The Pentagon’s much-anticipated meeting with the heads of companies working on fast-flying hypersonic weapons has come and gone. Here’s what happened:
The tone of Thursday afternoon’s meeting was much different than some participants had anticipated. Several people with direct knowledge of the meeting said Pentagon officials conveyed a need to speed up development, but did not chew out any companies for the pace so far. But they did say Defense Secretary Lloyd Austin’s attendance, albeit brief, was significant. The meeting came just hours after U.S. special forces in Syria killed the leader of ISIS, and as NATO forces brace for a potential Russian invasion of Ukraine.
“I think it actually is really telling how much urgency [the Defense Department] is placing on hypersonics development that this meeting is a priority in this 24-hour period,” one industry source said.
There was an open dialogue, two industry sources said. Officials were “really looking at understanding the challenges and barriers the industry sees, to accelerating and reducing the cost of hypersonic capabilities,” one said.
Former government and Industry officials have said that dated U.S. testing ranges and infrastructure have slowed hypersonic weapons development.
Pentagon spokesman Eric Pahon issued the meeting’s official read-out.
“Executives from more than a dozen companies of varying scale attended the round table and discussed supply chain and production capacity constraints across markets; the challenges posed by continuing resolutions; access to test facilities; workforce needs; and government acquisition barriers. Participants identified a need to expand access to modeling capabilities and testing facilities in order to adopt a ‘test often, fail fast, and learn’ approach which will accelerate the fielding of hypersonic and counter-hypersonic systems.”
Who was there: Deputy Defense Secretary Kathleen Hicks chaired the meeting, which was joined by Heidi Shyu, defense undersecretary for research and engineering. “More than a dozen” large prime contractors, suppliers, and startups in attendance, including Lockheed Martin, Raytheon Technologies, Boeing, Leidos, Aerojet Rocketdyne, Ensign Bickford, Eagle Pitcher, and Hermeus.
Some advice for the next meeting. In the future, some would like to see the participant list expanded.
“I definitely give credit just for pulling in industry in general, but it felt like a pretty small group,” said Joe Laurienti, founder of Ursa Major, a rocket startup. “The landscape has changed pretty quickly over the last few years and hypersonics and we’d love to see not just prime contractors, but technology developers and those that are actually influencing the higher level of the industrial base.”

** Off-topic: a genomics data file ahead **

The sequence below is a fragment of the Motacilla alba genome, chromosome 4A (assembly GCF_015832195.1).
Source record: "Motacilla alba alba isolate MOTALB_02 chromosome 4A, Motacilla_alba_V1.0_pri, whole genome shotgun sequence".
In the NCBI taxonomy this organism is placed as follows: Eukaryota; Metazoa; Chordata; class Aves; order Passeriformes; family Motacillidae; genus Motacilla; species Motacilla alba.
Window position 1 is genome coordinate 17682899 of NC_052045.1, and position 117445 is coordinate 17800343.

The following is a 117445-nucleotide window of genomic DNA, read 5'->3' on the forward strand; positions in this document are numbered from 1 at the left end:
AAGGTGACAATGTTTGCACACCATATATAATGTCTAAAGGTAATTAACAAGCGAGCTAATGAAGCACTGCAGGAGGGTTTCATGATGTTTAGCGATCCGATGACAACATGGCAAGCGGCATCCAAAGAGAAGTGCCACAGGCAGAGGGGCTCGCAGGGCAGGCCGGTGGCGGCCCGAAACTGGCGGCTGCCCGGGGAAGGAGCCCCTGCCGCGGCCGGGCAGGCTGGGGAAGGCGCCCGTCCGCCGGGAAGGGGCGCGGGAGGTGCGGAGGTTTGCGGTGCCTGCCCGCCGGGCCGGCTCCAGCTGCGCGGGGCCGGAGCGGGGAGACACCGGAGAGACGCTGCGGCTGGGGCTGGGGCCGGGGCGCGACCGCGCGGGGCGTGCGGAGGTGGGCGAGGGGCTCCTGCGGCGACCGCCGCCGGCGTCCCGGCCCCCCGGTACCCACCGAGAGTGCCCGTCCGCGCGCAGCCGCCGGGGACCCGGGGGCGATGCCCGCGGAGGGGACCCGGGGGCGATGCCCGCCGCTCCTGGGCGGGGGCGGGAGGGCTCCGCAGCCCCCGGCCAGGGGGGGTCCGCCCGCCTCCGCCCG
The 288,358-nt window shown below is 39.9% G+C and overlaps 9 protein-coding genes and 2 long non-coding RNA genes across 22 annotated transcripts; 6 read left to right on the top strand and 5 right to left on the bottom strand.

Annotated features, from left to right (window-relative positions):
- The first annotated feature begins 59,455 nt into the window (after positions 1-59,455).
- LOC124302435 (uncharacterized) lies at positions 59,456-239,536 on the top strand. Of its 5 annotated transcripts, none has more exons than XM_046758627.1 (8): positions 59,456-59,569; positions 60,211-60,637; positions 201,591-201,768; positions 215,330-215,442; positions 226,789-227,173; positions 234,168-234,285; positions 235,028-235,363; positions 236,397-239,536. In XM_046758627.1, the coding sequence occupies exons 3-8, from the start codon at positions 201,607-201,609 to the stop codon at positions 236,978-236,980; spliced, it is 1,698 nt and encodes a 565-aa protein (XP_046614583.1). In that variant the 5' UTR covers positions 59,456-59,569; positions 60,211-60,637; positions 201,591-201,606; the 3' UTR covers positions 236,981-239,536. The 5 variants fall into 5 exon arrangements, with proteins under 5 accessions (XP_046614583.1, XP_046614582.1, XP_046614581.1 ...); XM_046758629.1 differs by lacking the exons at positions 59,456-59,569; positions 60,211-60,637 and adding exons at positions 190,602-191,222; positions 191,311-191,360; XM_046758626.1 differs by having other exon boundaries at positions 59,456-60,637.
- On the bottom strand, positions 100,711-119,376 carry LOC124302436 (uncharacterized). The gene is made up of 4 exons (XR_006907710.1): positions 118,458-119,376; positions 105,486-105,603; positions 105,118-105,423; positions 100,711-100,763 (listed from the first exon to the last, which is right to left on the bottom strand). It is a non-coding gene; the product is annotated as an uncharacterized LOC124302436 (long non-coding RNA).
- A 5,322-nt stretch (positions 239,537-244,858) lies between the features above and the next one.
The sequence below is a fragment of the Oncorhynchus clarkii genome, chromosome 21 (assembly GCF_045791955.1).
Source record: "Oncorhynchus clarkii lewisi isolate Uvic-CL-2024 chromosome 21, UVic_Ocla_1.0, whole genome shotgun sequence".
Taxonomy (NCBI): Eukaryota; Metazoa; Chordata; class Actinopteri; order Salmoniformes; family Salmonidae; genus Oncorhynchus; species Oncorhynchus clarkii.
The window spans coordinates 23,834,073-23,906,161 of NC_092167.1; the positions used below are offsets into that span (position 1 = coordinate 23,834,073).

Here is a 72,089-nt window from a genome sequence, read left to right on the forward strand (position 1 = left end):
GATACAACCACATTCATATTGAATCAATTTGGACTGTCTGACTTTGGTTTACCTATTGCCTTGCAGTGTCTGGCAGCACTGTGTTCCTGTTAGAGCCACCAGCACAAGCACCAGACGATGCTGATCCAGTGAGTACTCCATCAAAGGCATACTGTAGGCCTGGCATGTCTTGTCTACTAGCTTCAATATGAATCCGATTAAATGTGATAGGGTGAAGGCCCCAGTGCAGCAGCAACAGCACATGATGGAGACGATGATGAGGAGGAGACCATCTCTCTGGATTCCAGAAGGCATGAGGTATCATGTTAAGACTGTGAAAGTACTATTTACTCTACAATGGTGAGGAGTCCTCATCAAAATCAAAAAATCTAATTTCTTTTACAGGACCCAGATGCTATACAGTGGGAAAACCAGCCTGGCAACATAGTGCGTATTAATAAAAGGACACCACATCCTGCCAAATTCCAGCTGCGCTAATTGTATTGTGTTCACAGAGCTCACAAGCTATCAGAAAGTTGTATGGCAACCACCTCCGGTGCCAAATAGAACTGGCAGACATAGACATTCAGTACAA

Startups argue that they, along with the large companies, are needed to help the United States win the hypersonic weapons race against Russia and China.
“It’s a really broad mission set that requires a lot of players to build, build and test a lot of hardware,” Laurienti said. “And we’re just not seeing that in the U.S.”
Before Thursday’s meeting, Shyu announced a new Pentagon technology vision, which includes hypersonic weapons. “While strategic competitors are pursuing and rapidly fielding advanced hypersonic missiles, the DoD will develop leap-ahead and cost-effective technologies for our air, land, and sea operational forces,” she wrote in a Feb. 1 memo. Other important tech: Biotechnology, quantum science, wireless networks, advanced materials, AI, autonomy, microelectronics, and directed energy. Read more about it from our friends at NextGov here.
Sen. Elizabeth Warren, D-Mass., is calling on the Pentagon to publicly release its full weapons testing report. We told you last week how the version released to the public is watered down and doesn’t detail many of the problems with taxpayer-funded military projects. “While some of its findings are appropriately classified, the requirement for an unclassified report has always been the intent of Congress and clearly established in law,” Warren wrote in a Feb. 1 letter to SecDef Austin.
And lastly, the EPA says the Postal Service’s $11.3 billion plan to replace mail trucks with mostly gas-powered newer vehicles doesn’t do enough to protect the environment, the Washington Post reports. “The EPA and the White House Council on Environmental Quality sent letters to the Postal Service on Wednesday that urge it to reconsider plans to buy mostly gas-powered vehicles and conduct a new, more thorough technical analysis,” the post reports.
Why it matters for defense readers: Oshkosh Defense, maker of the Army’s joint light tactical vehicle, holds the contract to replace up to 165,000 mail trucks.
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Source: Defense One